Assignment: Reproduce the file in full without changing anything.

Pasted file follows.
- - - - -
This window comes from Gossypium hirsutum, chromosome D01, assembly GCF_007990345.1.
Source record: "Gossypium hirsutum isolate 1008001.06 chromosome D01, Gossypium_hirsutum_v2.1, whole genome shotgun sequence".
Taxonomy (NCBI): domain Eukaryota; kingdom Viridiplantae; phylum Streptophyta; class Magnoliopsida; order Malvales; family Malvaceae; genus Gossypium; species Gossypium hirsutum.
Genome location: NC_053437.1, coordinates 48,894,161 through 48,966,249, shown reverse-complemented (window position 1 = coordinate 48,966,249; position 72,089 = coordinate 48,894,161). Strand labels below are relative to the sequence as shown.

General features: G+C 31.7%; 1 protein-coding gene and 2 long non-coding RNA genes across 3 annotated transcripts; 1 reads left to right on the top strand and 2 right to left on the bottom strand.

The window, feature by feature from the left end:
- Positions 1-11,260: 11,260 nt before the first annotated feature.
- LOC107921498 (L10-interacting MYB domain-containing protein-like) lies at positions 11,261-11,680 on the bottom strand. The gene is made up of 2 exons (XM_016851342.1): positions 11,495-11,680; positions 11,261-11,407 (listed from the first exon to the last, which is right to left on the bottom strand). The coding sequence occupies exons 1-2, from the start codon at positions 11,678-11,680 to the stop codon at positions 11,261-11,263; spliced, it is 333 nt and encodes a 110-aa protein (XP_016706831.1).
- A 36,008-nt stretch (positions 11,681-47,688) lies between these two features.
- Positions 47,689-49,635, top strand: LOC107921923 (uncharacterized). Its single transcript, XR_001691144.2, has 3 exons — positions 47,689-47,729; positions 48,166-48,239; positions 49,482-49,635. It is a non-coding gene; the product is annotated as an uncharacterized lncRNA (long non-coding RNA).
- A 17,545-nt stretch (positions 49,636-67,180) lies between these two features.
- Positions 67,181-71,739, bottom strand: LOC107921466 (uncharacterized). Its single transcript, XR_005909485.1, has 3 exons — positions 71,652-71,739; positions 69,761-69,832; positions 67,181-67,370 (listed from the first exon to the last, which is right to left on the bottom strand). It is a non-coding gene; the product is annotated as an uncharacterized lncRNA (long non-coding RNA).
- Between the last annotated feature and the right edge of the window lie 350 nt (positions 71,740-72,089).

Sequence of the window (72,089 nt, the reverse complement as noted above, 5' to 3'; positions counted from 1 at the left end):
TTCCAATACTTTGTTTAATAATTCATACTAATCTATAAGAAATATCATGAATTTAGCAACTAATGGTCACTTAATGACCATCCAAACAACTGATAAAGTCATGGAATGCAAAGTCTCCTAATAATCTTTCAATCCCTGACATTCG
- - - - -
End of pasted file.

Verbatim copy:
This window comes from Gossypium hirsutum, chromosome D01, assembly GCF_007990345.1.
Source record: "Gossypium hirsutum isolate 1008001.06 chromosome D01, Gossypium_hirsutum_v2.1, whole genome shotgun sequence".
Taxonomy (NCBI): domain Eukaryota; kingdom Viridiplantae; phylum Streptophyta; class Magnoliopsida; order Malvales; family Malvaceae; genus Gossypium; species Gossypium hirsutum.
Genome location: NC_053437.1, coordinates 48,894,161 through 48,966,249, shown reverse-complemented (window position 1 = coordinate 48,966,249; position 72,089 = coordinate 48,894,161). Strand labels below are relative to the sequence as shown.

General features: G+C 31.7%; 1 protein-coding gene and 2 long non-coding RNA genes across 3 annotated transcripts; 1 reads left to right on the top strand and 2 right to left on the bottom strand.

The window, feature by feature from the left end:
- Positions 1-11,260: 11,260 nt before the first annotated feature.
- LOC107921498 (L10-interacting MYB domain-containing protein-like) lies at positions 11,261-11,680 on the bottom strand. The gene is made up of 2 exons (XM_016851342.1): positions 11,495-11,680; positions 11,261-11,407 (listed from the first exon to the last, which is right to left on the bottom strand). The coding sequence occupies exons 1-2, from the start codon at positions 11,678-11,680 to the stop codon at positions 11,261-11,263; spliced, it is 333 nt and encodes a 110-aa protein (XP_016706831.1).
- A 36,008-nt stretch (positions 11,681-47,688) lies between these two features.
- Positions 47,689-49,635, top strand: LOC107921923 (uncharacterized). Its single transcript, XR_001691144.2, has 3 exons — positions 47,689-47,729; positions 48,166-48,239; positions 49,482-49,635. It is a non-coding gene; the product is annotated as an uncharacterized lncRNA (long non-coding RNA).
- A 17,545-nt stretch (positions 49,636-67,180) lies between these two features.
- Positions 67,181-71,739, bottom strand: LOC107921466 (uncharacterized). Its single transcript, XR_005909485.1, has 3 exons — positions 71,652-71,739; positions 69,761-69,832; positions 67,181-67,370 (listed from the first exon to the last, which is right to left on the bottom strand). It is a non-coding gene; the product is annotated as an uncharacterized lncRNA (long non-coding RNA).
- Between the last annotated feature and the right edge of the window lie 350 nt (positions 71,740-72,089).

Sequence of the window (72,089 nt, the reverse complement as noted above, 5' to 3'; positions counted from 1 at the left end):
TTCCAATACTTTGTTTAATAATTCATACTAATCTATAAGAAATATCATGAATTTAGCAACTAATGGTCACTTAATGACCATCCAAACAACTGATAAAGTCATGGAATGCAAAGTCTCCTAATAATCTTTCAATCCCTGACATTCG